Out of all the flooring options available, oak and maple seem to be among the top choices for homeowners, both of which can be bought as solid or engineered planks. Learn a little more about each type of hardwood flooring and choose which is the best for your home.
Oak Flooring Pros and Cons
Oak is the king of hardwood floors for a reason. It’s an incredibly durable wood that only gets better with time. In fact, some of the most gorgeous hardwood oak floors are 200 years old. It has historically been used as a sign of opulence and can bring a sophisticated and prestigious look to a space. There are a number of reasons it’s a favorite among homeowners, including its availability across the country and reasonable price.
Oak flooring also comes in a variety of natural shades, from limed white to natural to very dark, and can be easily stained to suit whatever room it will reside in. The new quick dry stains set within hours and can be coated with polyurethane the next day. Prime grades of oak are very cleanly cut and achieve a contemporary and clean look, while more rustic cuts of oak will have lots of knots and a variety of grain pattern for a more antique appearance.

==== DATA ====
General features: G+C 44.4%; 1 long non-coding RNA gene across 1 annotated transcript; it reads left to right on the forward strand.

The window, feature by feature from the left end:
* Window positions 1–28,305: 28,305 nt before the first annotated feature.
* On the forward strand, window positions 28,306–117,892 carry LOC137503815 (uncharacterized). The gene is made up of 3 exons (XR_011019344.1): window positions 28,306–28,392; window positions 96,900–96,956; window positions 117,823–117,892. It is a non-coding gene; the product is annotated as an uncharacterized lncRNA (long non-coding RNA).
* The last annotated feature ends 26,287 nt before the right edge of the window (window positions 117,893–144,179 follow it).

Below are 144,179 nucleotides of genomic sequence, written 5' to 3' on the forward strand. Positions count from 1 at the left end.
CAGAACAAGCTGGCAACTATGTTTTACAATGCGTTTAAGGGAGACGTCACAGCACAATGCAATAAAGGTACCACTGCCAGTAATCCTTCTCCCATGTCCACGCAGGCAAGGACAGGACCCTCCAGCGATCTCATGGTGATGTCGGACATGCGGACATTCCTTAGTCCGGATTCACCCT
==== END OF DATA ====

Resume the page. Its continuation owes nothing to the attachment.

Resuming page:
Another attractive feature of oak is its stability and active grain patterns. The wood will perform well in summer humidity as well as winter dryness with minimal care. Dehumidifying basements in summer months and humidifying air in the winter is recommended. The active grain pattern in oak will hide small scratches and dents that occur with normal wear, which means fewer repair and maintenance bills.
Maple Flooring Pros and Cons
Maple is best suited for contemporary spaces due to its light natural finish and clean surface. Its subtle grain pattern makes it a great choice for large, open spaces that need consistency. Maple wood is harder than oak, but not as stable.
Hardwood harvested from the outer wood of the trunk, or sapwood, is usually a light creamy white color, while hardwood harvested from the center of the tree, or heartwood, is a deeper shade of brown with a slight reddish hue. A color from the natural spectrum is the most common choice, as maple doesn’t take well to custom staining. However, new factory staining techniques and UV color technology allows maple to be stained many colors in a factory setting. The lack of grain makes it possible to do a very precise color or hue.